Their lifeline is currently a 6 inch wide bore hole drilled down from the surface, which will be used to pass supplies down to them in capsules, each taking about an hour to descend.
NASA experts, having long experience of dealing with astronauts ‘cut-off’ from planet Earth for long periods of time, are being consulted about how to help the men survive their long period of dark isolation, and how to keep them healthy and sane.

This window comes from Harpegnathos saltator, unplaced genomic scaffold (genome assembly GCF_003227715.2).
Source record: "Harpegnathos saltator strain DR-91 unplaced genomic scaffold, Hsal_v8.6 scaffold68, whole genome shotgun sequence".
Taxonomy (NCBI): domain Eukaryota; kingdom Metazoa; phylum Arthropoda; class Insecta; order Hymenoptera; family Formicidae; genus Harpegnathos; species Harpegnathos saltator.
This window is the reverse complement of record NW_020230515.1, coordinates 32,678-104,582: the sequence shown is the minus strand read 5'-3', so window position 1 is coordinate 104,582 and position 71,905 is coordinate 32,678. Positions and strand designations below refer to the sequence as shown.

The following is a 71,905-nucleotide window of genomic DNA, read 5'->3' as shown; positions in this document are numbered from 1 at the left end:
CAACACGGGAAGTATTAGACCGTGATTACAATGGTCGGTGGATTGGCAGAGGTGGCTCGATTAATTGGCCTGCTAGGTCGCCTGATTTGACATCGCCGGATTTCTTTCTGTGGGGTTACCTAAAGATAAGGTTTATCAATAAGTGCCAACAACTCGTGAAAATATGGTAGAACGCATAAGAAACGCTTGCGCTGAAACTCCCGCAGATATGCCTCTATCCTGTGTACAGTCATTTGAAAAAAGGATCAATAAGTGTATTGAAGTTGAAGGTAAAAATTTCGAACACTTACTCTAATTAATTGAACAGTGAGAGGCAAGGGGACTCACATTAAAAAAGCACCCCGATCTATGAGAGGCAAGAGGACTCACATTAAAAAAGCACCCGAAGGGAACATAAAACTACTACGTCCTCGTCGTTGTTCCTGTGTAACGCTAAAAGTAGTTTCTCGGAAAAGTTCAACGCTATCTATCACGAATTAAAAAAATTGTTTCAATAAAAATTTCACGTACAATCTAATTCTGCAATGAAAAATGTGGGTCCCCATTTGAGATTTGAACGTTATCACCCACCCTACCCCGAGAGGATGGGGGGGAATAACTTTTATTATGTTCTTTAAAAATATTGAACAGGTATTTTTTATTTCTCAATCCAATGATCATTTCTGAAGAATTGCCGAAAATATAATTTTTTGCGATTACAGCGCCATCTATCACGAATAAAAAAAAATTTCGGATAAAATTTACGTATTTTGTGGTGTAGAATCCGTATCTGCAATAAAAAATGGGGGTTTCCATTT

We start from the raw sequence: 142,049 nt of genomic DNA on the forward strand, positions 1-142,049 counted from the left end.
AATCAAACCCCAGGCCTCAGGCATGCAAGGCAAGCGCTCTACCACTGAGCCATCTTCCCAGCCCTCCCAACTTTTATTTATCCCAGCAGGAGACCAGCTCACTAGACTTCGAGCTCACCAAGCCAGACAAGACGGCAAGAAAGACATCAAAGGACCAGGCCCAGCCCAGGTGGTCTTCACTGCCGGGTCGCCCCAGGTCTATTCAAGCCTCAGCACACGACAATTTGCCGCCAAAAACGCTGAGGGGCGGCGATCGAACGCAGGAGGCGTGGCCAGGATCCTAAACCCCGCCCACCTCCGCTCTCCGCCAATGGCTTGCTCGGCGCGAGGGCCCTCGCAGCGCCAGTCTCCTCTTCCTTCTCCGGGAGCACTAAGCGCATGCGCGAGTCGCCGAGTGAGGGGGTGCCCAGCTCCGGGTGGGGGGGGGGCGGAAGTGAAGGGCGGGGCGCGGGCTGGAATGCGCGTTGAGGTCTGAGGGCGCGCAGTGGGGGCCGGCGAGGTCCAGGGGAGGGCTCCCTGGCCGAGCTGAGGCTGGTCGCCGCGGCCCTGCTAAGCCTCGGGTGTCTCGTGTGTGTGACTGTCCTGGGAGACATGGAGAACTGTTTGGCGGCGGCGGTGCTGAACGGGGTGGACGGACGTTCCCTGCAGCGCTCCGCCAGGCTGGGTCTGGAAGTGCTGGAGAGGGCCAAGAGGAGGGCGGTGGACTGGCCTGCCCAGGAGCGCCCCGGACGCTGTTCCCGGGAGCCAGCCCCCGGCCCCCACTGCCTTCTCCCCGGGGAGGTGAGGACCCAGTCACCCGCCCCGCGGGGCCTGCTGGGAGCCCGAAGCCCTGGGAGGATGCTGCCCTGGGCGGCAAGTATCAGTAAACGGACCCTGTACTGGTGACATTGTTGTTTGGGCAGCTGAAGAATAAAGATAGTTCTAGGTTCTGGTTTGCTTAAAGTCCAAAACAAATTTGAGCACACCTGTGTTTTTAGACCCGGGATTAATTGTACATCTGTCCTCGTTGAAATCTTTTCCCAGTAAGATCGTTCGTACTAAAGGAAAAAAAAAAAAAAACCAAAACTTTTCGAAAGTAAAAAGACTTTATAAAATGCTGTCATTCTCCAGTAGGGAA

Dr Joan Vernikos, former director of NASA’s life-sciences division for almost a decade, and specializing in the effects of stress on people in extreme situations, emphasized in a recent Newsweek article the importance of the miners being able to talk to someone ‘outside’ of their situation, saying that “In a spacecraft or a mine they are helpless; they depend completely on support from the outside world.”
Dr Vernikos further discusses the longer term implications for the men and their families when they eventually emerge from the isolation that they will have experienced, and attempt to readapt to ‘normality’.
To see the full article, click the link below to take you to the Newsweek webpage: